Despite being 3% of the landmass, Victoria contributes up to a quarter of Australia’s economy. Several significant moments in Australian history have taken place within its borders, including the disappearance of a Prime Minister and the birth of democracy (supposedly).
It’s a bedrock of culture – sure, I have some strong opinions on hipsters, coffee, pretentious sculptures and questionable street art, but there’s still lots of colonial/turn-of-the-century décor that screams legacy and tradition, that there’s ancestral links truly connecting us to this place even in a place as young as Melbourne, which sits on the gloriously brown Yarra River.
THE FRENCH ARE AT IT AGAIN
The Yarra starts at the foot of the Australian Alps (where Australia’s tallest mountain resides) and winds its way down the rolling hills until reaching the northern tip of Port Phillip Bay, one of the largest enclosed saltwater bays in the southern hemisphere. Although its double the size of Hong Kong, its average depth is 13 metres, with its deepest point at just 24 metres.
Port Phillip Bay is only accessible by a tiny 3.5km long opening called “The Rip”, where submerged rocks and perennially dangerous sea conditions have been the dread of many sailors (even to this day). But once you survive the narrow death strip, the waters become very peaceful. Thus, it served as an outdoor shelter for sailors even in the worst of weather. Plus, with 264km of coastline, Port Phillip Bay offered countless opportunities for settlement.
But why settle here in the first place? Easy – blame the French! See, in 1802, Port Phillip Bay was sighted by John Murray, but it was Matthew Flinders who explored its interior during his exploration of the southern coast. Of course, Britain wasn’t the only European power slinking around the Pacific. The French were also making claims across the Pacific, even while convulsing with revolution and war. They had staked claims in French Polynesia, New Caledonia and were eyeballing New Zealand.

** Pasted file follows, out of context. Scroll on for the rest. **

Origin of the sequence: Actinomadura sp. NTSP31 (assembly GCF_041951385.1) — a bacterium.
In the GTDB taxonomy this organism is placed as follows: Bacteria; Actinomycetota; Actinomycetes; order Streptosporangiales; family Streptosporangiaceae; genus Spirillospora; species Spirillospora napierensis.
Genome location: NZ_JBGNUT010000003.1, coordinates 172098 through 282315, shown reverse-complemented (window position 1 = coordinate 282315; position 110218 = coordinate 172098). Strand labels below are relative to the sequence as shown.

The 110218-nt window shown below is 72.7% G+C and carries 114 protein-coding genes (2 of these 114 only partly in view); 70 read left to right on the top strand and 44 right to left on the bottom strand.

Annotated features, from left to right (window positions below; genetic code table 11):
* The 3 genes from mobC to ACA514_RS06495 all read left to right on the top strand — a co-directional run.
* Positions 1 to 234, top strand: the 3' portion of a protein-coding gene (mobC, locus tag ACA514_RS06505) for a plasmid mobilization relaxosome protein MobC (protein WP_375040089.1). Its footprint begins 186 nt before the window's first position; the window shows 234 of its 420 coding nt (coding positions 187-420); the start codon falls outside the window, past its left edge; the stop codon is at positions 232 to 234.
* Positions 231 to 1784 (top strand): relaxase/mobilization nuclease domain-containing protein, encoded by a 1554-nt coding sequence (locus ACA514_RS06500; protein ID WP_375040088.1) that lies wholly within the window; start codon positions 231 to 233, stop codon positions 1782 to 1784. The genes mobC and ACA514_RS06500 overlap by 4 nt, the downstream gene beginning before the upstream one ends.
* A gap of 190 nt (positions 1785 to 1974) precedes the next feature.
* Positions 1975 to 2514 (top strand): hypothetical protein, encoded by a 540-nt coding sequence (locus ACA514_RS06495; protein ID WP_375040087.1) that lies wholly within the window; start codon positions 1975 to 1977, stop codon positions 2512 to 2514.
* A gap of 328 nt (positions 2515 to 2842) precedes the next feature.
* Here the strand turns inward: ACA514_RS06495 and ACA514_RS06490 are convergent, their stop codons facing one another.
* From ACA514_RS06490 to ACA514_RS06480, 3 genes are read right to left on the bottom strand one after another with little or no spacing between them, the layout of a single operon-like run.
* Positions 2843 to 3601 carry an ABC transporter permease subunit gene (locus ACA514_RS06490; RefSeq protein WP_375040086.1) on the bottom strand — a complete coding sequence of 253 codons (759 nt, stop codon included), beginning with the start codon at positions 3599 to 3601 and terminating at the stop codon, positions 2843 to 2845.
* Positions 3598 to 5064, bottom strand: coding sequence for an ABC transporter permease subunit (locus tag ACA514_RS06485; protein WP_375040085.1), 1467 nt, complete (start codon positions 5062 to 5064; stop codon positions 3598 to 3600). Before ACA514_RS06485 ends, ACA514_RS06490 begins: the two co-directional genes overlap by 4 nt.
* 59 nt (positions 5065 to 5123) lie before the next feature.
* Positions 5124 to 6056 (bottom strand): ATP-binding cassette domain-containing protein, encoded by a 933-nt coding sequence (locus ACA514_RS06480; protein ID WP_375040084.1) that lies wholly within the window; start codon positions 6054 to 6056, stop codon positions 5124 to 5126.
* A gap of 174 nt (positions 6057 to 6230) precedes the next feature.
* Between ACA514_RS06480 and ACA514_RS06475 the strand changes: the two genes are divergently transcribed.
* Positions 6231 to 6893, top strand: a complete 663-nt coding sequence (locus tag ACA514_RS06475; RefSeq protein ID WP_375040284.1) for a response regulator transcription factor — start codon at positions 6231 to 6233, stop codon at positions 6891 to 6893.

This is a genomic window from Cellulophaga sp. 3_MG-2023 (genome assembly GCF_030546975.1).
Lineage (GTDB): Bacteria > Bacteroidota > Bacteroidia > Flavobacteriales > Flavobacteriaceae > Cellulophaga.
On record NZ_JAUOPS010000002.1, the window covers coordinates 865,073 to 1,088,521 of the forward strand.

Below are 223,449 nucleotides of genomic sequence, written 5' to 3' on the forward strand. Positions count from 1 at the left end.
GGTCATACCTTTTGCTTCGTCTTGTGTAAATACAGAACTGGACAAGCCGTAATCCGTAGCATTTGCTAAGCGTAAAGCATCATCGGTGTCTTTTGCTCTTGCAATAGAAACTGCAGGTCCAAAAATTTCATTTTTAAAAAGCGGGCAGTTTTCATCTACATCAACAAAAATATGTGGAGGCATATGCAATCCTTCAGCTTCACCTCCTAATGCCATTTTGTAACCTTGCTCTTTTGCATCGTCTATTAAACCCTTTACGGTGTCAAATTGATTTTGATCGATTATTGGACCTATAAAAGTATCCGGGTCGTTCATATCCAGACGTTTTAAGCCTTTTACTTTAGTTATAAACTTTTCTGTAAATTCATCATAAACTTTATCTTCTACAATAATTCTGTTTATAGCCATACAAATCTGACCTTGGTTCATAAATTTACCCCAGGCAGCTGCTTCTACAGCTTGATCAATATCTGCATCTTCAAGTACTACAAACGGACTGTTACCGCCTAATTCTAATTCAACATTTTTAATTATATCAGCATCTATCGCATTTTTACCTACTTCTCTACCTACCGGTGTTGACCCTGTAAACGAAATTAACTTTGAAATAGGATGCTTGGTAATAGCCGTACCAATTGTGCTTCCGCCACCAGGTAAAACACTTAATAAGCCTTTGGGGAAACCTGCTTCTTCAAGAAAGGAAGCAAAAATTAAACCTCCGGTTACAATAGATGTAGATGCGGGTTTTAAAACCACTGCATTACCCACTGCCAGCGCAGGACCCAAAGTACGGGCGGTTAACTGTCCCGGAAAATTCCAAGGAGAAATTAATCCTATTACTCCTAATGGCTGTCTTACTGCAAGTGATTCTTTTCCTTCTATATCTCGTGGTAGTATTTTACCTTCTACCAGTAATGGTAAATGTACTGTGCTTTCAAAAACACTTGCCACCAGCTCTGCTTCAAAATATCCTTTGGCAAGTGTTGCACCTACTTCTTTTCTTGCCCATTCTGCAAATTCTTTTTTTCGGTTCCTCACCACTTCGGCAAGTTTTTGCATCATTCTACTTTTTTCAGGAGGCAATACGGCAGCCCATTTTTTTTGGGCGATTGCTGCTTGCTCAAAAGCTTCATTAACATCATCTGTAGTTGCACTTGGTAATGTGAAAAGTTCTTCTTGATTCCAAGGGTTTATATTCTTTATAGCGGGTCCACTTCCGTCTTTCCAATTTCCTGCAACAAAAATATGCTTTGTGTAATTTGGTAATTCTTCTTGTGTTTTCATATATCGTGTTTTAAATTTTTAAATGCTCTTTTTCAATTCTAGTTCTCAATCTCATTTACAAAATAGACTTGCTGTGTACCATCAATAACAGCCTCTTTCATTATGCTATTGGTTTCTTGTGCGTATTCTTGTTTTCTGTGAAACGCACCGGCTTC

Since Flinders had met French explorer Nicolas Baudin during his exploration of Kangaroo Island, the British were certain that France was aware of this harbour and would attempt to settle it. Given the British had already settled in eastern Australia, expanding colonisation and denying the French a foothold in Australia was paramount.
Other explorers braved The Rip and mapped the extensive coastline. They eventually made their way to the top, where Charles Grimes found the Yarra in 1803. He tried to sail up it, but only got to Dight Falls (where it becomes inaccessible). However, it was over three decades later before anybody would found a city on the Yarra. Why was that?
Because another site was chosen first: Sullivan Bay, the first official European settlement in Victoria.
I say ‘official’ because technically, Sullivan Bay wasn’t the first. In 1801, nearly three years before Sullivan Bay, James Grant landed at Churchill Island, a little “Woman in Black” style island that is accessible by foot from Phillip Island during low tide. Grant and his men fell some trees and planted wheat, potatoes and other food on the island, which is the first recorded incident of European agriculture anywhere in Victoria. However, this wasn’t an attempt to colonise the island, and they left soon afterwards.
Sullivan Bay, however, was meant to be permanent. It was located in modern-day Sorrento, right at the tip of Port Phillip Bay’s entrance. The hope was to develop a British settlement at the mouth of the Bay and reserve all that coastal land for future British Settlers.
And so, the first official settlement was proclaimed at Sullivan Bay in October 1803. Several hundred people, including three hundred convicts, did their best to establish a successful colony, with the first European born in Victoria was born in November 1803.